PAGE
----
Kazantzakis life, oeuvre and international recognition

Nikos Kazantzakis was born in Heraklion, Crete, when the island was still under Ottoman rule. He studied law in Athens (1902-06) before moving to Paris to pursue postgraduate studies in philosophy (1907-09) under Henri Bergson. It was at this time that he developed a strong interest in Nietzsche and seriously took to writing. After returning to Greece, he continued to travel extensively, often as a newspaper correspondent. He was appointed Director General of the Ministry of Social Welfare (1919) and Minister without Portfolio (1945), and served as a literary advisor to UNESCO (1946). Among other distinctions, he was president of the Hellenic Literary Society, received the International Peace Award in Vienna in 1956 and was nominated for the Nobel Prize in Literature.


The majority of Nikos Kazantzakis translations are into English, Spanish and German and French, yet it is also notable that almost all his major works exist in Chinese, Dutch, Finnish, Korean, Portuguese and Turkish and that several of his works have been translated into languages of more limited diffusion, such as Armenian, Estonian and Icelandic.

Kazantzakis regarded himself as a poet and in 1938 completed his magnum opus, The Odyssey: A Modern Sequel. Kazantzakis is known outside Greece mainly for his novels (The Life and Adventures of Alexis Zorbas, Christ Recrucified, The Fratricides, Freedom and Death [Captain Michalis], The Last Temptation and God’s Pauper), but he also wrote poetry, tragedies, philosophical and autobiographical works, travel books and essays.

In 1953 the Church of Greece sought Kazantzakis’ prosecution on account of certain excerpts in Freedom and Death and The Last Temptation, before the latter was even published in Greece. The following year, the Pope placed The Last Temptation on the Catholic Index of Forbidden Books. Numerous intellectuals and organisations defended the author, who telegraphed the Vatican with Tertullian’s phrase “I lodge my appeal at your tribunal, Lord”. The Ecumenical Patriarchate finally laid rumours and appeals regarding the excommunication of Kazantzakis to rest, claiming that the matter lay within the jurisdiction of the Church of Crete.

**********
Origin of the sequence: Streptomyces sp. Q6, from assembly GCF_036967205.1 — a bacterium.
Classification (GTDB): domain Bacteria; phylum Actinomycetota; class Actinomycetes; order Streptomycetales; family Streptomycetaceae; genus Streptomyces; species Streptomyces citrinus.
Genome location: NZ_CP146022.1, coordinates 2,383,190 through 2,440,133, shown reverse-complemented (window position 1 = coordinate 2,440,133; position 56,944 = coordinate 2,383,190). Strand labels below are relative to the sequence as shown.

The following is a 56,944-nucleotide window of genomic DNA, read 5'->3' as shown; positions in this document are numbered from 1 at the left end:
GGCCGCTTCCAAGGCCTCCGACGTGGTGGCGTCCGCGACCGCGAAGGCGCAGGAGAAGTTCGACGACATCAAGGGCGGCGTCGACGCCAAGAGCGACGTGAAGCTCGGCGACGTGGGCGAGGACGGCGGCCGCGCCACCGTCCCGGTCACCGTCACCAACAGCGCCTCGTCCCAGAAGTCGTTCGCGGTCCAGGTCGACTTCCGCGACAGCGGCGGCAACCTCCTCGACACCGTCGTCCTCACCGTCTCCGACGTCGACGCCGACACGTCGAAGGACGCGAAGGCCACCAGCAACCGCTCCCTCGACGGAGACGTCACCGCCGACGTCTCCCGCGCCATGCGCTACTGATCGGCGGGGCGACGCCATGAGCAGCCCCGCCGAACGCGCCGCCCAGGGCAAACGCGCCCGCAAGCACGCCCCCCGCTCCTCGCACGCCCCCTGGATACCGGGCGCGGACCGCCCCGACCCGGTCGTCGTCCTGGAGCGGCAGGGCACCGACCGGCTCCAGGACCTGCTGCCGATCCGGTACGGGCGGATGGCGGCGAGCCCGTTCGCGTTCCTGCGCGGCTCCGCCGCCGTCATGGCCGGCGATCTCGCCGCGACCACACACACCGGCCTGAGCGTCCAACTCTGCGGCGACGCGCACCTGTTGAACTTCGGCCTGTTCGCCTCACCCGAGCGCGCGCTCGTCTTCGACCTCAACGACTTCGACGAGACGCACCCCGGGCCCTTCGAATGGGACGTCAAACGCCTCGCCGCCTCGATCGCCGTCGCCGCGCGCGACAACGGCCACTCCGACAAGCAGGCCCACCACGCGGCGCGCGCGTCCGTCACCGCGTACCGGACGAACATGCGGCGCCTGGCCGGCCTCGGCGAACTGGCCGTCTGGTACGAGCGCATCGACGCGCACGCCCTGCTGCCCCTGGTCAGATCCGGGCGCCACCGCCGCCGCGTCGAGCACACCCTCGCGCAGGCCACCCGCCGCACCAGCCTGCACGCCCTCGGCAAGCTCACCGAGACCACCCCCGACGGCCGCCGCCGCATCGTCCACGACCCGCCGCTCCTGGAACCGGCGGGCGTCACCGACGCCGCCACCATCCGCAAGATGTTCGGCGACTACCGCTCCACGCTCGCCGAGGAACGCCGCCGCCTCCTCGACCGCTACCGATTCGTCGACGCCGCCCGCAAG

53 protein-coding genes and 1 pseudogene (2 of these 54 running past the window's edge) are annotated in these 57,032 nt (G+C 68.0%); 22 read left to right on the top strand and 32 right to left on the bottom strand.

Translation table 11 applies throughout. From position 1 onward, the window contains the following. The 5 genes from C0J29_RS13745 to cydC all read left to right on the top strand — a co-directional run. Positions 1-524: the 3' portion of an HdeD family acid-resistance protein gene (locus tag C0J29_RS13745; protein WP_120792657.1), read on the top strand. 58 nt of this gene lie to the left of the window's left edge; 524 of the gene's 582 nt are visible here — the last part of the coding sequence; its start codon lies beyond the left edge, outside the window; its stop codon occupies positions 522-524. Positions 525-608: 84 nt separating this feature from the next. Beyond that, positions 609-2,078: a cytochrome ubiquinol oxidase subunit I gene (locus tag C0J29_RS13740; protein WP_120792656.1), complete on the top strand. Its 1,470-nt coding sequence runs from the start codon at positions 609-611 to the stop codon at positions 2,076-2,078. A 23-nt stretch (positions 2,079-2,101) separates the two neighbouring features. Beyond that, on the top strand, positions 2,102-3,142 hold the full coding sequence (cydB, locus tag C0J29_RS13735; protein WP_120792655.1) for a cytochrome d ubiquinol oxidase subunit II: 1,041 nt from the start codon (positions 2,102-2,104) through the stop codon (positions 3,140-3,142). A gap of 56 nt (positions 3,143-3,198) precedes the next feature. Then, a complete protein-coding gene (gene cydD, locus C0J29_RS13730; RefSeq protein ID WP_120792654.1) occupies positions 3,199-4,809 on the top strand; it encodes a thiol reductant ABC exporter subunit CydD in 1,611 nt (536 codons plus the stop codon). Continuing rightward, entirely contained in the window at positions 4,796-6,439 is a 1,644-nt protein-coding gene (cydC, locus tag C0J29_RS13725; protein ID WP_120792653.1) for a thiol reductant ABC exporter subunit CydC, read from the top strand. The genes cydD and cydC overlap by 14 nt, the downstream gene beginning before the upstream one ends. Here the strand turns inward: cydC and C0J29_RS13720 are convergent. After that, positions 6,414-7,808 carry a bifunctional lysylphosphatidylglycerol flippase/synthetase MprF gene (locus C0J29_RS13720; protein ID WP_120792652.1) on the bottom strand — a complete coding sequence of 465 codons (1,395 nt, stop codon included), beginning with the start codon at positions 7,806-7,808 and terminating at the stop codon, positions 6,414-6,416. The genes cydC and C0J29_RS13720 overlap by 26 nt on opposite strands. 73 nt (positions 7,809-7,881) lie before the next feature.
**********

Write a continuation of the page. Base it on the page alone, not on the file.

Though in Greece Kazantzakis did not succeed in being elected to the Academy of Athens, his fame abroad spread rapidly during the last decade of his life. More and more translations of his works into European and other languages appeared; his plays were broadcast on European radio stations and performed in European theatres; in 1954 Zorba the Greek won the best foreign-language novel prize in France while W. B. Stanford dedicated a chapter of his book on the Ulysses theme to Kazantzakis’ Odyssey.

Kazantzakis’ international recognition was secured after 1964 with the success of Michael Cacoyiannis’s film “Zorba the Greek”, which, together, with the other two film versions of his works, Jules Dassin’s He Who Must Die [Christ Recrucified] (1957) and, later, Martin Scorsese’s The Last Temptation of Christ (1988), undoubtedly helped to promote Kazantzakis’ work.